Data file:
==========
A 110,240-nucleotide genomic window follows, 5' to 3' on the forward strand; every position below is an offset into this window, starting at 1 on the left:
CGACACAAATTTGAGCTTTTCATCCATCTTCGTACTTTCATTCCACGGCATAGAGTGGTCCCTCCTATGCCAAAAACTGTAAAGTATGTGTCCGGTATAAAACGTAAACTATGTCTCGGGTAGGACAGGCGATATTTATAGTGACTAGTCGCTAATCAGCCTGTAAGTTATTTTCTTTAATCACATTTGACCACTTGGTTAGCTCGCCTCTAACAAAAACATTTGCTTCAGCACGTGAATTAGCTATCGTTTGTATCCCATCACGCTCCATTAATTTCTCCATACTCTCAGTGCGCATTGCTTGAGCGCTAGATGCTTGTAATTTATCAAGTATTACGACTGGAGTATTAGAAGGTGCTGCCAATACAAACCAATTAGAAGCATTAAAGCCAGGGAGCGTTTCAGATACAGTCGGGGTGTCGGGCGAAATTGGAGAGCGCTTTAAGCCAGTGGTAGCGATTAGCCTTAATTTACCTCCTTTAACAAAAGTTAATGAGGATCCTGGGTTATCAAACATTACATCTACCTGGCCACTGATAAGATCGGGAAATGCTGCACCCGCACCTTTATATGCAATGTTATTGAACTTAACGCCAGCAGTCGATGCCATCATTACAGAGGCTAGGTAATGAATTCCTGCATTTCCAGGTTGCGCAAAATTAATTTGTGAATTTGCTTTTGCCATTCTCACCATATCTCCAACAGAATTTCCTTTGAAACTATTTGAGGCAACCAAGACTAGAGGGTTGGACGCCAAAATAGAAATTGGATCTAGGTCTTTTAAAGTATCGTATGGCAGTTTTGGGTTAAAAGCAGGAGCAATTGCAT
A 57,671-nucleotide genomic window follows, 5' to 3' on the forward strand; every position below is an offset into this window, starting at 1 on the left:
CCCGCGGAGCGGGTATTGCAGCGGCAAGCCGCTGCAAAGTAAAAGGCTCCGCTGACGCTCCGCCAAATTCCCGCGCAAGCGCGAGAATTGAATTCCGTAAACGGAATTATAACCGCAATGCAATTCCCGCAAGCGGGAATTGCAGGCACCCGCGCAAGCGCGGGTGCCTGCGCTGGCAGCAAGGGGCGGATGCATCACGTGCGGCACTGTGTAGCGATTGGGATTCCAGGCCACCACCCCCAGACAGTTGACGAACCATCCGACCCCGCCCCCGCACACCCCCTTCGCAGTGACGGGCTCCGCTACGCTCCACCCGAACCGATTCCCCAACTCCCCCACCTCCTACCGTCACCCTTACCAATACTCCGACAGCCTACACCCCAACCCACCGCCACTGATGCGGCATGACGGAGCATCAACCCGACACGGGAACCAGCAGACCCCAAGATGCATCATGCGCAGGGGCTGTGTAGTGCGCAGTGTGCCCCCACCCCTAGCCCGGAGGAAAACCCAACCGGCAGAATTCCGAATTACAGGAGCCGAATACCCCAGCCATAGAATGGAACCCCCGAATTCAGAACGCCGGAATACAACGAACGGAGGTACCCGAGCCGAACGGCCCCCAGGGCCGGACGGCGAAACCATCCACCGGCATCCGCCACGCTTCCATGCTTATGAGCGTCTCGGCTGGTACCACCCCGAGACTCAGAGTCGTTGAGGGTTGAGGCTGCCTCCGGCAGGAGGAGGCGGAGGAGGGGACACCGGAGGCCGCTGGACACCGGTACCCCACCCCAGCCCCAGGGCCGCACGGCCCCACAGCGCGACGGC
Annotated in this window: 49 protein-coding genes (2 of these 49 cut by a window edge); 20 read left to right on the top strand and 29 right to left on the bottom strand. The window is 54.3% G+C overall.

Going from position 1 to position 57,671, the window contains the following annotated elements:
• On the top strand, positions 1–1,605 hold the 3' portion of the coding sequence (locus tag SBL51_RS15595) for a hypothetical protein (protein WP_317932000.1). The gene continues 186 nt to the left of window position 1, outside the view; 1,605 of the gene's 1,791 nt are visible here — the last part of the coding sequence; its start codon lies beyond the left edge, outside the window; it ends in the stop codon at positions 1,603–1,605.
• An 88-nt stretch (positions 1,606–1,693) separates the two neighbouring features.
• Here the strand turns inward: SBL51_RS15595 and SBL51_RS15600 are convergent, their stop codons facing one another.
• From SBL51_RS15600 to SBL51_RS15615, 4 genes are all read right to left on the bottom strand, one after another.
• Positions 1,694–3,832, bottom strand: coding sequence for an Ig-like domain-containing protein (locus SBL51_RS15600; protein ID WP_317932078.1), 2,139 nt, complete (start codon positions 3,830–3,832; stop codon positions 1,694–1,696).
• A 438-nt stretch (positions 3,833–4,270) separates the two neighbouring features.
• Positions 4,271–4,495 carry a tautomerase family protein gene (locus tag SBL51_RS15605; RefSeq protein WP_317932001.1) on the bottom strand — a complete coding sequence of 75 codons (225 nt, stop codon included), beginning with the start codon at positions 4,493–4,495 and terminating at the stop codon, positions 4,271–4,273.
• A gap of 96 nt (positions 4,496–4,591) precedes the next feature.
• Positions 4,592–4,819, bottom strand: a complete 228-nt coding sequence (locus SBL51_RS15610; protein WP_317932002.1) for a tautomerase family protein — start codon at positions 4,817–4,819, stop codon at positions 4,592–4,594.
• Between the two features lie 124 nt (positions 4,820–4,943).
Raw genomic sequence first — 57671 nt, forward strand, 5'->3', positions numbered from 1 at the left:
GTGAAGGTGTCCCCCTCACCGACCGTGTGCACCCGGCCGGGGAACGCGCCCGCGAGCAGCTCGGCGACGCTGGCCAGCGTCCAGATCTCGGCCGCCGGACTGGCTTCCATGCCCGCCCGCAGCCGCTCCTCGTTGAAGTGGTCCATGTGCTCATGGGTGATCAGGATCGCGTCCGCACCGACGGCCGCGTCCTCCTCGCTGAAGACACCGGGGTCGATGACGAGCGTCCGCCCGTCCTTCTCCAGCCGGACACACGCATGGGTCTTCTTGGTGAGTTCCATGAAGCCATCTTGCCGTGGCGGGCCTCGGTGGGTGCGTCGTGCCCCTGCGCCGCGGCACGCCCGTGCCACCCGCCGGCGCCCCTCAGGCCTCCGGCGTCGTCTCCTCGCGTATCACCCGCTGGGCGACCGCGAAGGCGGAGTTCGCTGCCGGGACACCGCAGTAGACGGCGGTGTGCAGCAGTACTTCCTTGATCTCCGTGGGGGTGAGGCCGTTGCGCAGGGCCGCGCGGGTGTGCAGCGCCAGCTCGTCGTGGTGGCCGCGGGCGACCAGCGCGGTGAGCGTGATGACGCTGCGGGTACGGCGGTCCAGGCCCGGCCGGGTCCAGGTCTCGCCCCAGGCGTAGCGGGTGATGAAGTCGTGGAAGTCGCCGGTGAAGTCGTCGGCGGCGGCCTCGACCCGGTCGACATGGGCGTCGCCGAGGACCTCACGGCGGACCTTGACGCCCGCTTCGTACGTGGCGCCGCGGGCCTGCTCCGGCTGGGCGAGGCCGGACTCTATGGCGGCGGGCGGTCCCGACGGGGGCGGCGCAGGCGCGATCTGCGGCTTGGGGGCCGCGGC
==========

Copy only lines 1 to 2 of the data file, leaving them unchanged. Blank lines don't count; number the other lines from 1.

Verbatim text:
A 110,240-nucleotide genomic window follows, 5' to 3' on the forward strand; every position below is an offset into this window, starting at 1 on the left:
CGACACAAATTTGAGCTTTTCATCCATCTTCGTACTTTCATTCCACGGCATAGAGTGGTCCCTCCTATGCCAAAAACTGTAAAGTATGTGTCCGGTATAAAACGTAAACTATGTCTCGGGTAGGACAGGCGATATTTATAGTGACTAGTCGCTAATCAGCCTGTAAGTTATTTTCTTTAATCACATTTGACCACTTGGTTAGCTCGCCTCTAACAAAAACATTTGCTTCAGCACGTGAATTAGCTATCGTTTGTATCCCATCACGCTCCATTAATTTCTCCATACTCTCAGTGCGCATTGCTTGAGCGCTAGATGCTTGTAATTTATCAAGTATTACGACTGGAGTATTAGAAGGTGCTGCCAATACAAACCAATTAGAAGCATTAAAGCCAGGGAGCGTTTCAGATACAGTCGGGGTGTCGGGCGAAATTGGAGAGCGCTTTAAGCCAGTGGTAGCGATTAGCCTTAATTTACCTCCTTTAACAAAAGTTAATGAGGATCCTGGGTTATCAAACATTACATCTACCTGGCCACTGATAAGATCGGGAAATGCTGCACCCGCACCTTTATATGCAATGTTATTGAACTTAACGCCAGCAGTCGATGCCATCATTACAGAGGCTAGGTAATGAATTCCTGCATTTCCAGGTTGCGCAAAATTAATTTGTGAATTTGCTTTTGCCATTCTCACCATATCTCCAACAGAATTTCCTTTGAAACTATTTGAGGCAACCAAGACTAGAGGGTTGGACGCCAAAATAGAAATTGGATCTAGGTCTTTTAAAGTATCGTATGGCAGTTTTGGGTTAAAAGCAGGAGCAATTGCAT